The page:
In 1830, on the eastern side of Kimmeridge Bay on the Isle of Purbeck, a round-shaped Tuscan style tower was built by Reverend John Richards Clavell of Smedmore House. The tower served as an observatory and it is also known as Clavell Folly or the Kimmeridge Tower.
The tower is located on top of Hen Cliff which is around 100 meters above sea level. The tower itself stands at 11 meters high and it is made of mortared selected stone and the windows are outlined by brickwork. The tower has a total of four floors, the ground floor is surrounded by Tuscan columns from the outside and on the inside, it houses a cozy living space including a fireplace that adds to the romantic atmosphere that oozes from the tower. The first, second and third floors are made of wood and the roof has a stone parapet with stunning views or the sea, cliffs, and countryside.
The tower’s appeal and intrigue are not only evident today. We can see this in a number of poetic and artistic works that owe their inspiration to this beautiful solitary tower. Thomas Hardy, the famous novelist, was known to take his true love, Eliza Nicholls, to Clavell Tower. For those who are familiar with his Wessex Poems, you will recognize an illustration of this tower. The Black Tower, the 1975 award-winning novel by P.D James, was also inspired by Calvell Tower.
The tower, which is now owned by the Landmark Trust, faced a serious problem of land and cliff erosion back into the early 2000s. The quickly deteriorating foundation that the tower was built upon, was disappearing inch by inch and it seemed like the tower was destined to crumble down into the sea it had looked over and observed for centuries. Luckily, Landmark Trust intervened and the tower was moved 25 meters landwards, a safe distance from the crumbling cliff it lay upon.
Calvell Tower Renovation
The moving process was started on the 5th of September 2006 and it cost nearly £900,000 to complete. The painstaking procedure of removing, numbering, photographing and reassembling the 16,272 stones which make up the tower took approximately two years to be completed. The whole renovation made use of 2.4 km of new pipes and cables, 10 tons of render on the walls and about 100 tons of sand and 1,300 bags of lime.
The renovation was done in a way to make the tower available for holidaymakers to rent out, so if you’re looking to spend a quiet weekend in an almost 200-year-old castle, look no further. The tower can be reached via a steep coastal path (approx. 250 meters) that can only be accessed on foot. There is a one-car parking space at the bottom of the cliff where you can leave your car. It is advised to carry your belongings in rucksacks rather than suitcases and to wear sturdy footwear such as walking boots. It is also advised to carry with you at least two light torches for the trek up. Since the walk to the tower from the carpark is a very steep, exposed coastal path with numerous steep and slippery steps, it is not recommended for people with respiratory or cardiovascular problems.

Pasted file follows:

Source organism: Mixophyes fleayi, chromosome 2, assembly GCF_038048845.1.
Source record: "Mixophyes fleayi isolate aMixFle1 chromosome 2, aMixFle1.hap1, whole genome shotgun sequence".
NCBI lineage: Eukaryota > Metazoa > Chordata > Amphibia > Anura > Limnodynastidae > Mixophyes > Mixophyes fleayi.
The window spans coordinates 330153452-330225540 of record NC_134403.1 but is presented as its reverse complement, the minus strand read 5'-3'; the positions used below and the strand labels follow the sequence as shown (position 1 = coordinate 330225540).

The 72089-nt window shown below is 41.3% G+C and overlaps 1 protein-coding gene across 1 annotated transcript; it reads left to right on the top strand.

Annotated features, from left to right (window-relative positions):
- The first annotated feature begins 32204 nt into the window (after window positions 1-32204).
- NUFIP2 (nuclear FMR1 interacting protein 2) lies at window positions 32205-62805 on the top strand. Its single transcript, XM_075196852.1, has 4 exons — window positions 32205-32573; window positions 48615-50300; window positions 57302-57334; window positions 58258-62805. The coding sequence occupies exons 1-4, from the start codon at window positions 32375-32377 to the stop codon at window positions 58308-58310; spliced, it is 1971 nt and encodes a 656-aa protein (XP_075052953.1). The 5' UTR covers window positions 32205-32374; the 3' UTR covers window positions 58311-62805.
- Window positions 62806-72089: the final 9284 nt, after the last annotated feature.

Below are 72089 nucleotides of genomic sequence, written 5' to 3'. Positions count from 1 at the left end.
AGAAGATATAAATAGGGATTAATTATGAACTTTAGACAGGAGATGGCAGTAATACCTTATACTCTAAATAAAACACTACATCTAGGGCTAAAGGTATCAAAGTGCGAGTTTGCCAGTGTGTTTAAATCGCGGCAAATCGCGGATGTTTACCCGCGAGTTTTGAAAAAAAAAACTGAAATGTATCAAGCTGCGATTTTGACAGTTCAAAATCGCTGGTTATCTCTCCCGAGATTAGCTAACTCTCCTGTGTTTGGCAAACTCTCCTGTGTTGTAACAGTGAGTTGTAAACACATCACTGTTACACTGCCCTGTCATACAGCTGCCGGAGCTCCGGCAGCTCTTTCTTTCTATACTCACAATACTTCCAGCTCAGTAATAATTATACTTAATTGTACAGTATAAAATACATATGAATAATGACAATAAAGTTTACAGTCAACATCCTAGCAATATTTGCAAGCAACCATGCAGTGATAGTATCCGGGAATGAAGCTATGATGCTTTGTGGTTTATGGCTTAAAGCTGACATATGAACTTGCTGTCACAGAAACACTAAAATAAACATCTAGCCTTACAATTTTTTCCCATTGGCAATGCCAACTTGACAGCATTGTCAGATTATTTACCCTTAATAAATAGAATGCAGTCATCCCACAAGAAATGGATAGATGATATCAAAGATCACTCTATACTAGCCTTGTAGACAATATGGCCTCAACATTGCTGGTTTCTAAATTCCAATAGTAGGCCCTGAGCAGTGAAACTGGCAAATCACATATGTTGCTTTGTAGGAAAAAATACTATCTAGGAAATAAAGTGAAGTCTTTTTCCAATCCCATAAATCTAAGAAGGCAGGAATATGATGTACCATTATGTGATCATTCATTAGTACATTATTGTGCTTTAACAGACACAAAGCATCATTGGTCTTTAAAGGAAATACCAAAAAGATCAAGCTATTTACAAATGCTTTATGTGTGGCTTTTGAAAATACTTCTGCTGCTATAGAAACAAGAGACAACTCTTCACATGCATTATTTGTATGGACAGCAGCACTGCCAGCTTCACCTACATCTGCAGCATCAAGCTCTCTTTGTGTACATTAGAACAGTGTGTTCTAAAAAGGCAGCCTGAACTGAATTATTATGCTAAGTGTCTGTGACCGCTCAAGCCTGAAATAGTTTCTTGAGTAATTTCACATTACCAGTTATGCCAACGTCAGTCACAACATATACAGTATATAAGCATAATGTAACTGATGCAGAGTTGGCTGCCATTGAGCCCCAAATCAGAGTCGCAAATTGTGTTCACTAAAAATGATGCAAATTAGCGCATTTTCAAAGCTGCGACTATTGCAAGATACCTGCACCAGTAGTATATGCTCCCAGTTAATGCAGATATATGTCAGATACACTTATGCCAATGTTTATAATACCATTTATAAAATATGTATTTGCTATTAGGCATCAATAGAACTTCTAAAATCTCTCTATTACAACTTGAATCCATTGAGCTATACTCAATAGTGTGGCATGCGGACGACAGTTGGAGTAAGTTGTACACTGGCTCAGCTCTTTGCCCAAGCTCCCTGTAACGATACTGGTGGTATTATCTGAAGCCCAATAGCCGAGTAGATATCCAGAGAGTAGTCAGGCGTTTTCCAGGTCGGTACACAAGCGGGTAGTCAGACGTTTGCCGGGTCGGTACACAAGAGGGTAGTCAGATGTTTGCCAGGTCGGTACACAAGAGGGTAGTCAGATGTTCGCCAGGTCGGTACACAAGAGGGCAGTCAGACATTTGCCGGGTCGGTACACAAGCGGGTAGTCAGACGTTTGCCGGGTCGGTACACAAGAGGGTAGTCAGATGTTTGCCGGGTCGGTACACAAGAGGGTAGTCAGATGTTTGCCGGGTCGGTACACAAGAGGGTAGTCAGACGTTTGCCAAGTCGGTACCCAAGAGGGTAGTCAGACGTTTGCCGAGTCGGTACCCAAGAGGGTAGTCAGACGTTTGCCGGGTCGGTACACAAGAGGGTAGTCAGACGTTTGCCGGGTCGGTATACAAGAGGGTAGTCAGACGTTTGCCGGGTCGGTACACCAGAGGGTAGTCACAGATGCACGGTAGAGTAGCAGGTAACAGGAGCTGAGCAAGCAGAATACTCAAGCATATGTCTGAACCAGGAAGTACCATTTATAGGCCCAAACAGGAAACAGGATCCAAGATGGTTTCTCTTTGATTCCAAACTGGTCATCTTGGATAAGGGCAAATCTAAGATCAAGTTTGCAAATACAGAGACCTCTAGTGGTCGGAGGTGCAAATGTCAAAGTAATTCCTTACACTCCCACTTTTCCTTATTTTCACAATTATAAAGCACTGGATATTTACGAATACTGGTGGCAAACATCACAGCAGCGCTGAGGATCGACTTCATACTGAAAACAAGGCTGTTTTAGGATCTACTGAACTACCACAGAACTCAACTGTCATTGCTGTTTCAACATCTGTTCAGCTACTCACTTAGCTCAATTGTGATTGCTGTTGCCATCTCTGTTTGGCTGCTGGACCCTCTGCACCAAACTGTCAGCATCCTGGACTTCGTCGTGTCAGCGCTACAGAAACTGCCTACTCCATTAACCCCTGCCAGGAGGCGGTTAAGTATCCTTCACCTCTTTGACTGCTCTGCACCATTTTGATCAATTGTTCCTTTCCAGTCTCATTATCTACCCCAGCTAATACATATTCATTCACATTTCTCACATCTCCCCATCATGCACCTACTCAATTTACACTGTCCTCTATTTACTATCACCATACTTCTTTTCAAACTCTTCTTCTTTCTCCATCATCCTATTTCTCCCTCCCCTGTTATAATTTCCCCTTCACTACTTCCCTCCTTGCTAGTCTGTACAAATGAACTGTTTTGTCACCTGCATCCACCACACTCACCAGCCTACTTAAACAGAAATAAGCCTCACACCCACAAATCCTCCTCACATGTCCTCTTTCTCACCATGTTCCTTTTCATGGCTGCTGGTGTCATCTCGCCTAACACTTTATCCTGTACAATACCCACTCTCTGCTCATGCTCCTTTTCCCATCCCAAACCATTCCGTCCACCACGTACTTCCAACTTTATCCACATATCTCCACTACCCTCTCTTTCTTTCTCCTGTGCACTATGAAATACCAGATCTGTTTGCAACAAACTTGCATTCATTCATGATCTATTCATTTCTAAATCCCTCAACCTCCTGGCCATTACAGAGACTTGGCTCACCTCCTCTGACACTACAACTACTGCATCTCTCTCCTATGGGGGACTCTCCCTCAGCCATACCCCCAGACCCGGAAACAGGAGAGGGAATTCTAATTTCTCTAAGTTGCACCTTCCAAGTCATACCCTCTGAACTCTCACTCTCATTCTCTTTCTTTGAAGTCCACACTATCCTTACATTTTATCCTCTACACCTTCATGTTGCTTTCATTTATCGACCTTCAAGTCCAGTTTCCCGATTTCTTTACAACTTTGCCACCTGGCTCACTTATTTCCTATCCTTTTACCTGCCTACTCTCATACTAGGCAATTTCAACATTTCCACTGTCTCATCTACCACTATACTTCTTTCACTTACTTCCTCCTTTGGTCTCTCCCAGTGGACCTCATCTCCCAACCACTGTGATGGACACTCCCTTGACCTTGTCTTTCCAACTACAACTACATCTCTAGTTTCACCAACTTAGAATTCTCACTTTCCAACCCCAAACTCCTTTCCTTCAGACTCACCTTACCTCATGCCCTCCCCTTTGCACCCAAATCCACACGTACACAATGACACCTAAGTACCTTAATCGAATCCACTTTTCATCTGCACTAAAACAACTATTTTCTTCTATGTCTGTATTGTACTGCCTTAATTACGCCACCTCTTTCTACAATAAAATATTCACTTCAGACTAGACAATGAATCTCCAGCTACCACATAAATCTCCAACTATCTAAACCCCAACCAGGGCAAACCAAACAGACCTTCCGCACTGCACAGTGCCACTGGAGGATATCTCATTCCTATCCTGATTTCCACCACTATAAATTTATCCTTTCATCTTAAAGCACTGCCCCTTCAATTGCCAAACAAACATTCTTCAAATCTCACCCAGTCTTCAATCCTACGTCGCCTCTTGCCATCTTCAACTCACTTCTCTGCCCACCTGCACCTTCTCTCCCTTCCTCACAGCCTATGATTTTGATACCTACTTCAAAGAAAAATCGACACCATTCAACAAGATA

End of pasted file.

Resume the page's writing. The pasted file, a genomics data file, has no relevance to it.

Visiting Calvell Tower
If you’re planning on visiting in the colder months, you do not need to worry about feeling cold as the property is well heated with electric night storage heaters, underfloor heating, and two gas fires. The kitchen is fully equipped with plates, cutlery, fridge, microwave and electric cooker which guests can use to prepare their meals. Keep in mind the tower is completely isolated so your best option is to purchase ingredients and prepare homemade meals for yourself to enjoy in this wonderful property. If you’d like to stay away from cooking on your break, the Landmark Trust recommends Greyboat Lumleys who can arrange for an expert and well-trained staff that would be available to cater for one evening on your entire holiday.
The price to stay in the Clavell Tower may differ slightly according to the season you decide to visit; however, the price is generally around £60 per person per night. If you’re looking for a unique and epic short break retreat, Clavell Tower is definitely worth a try.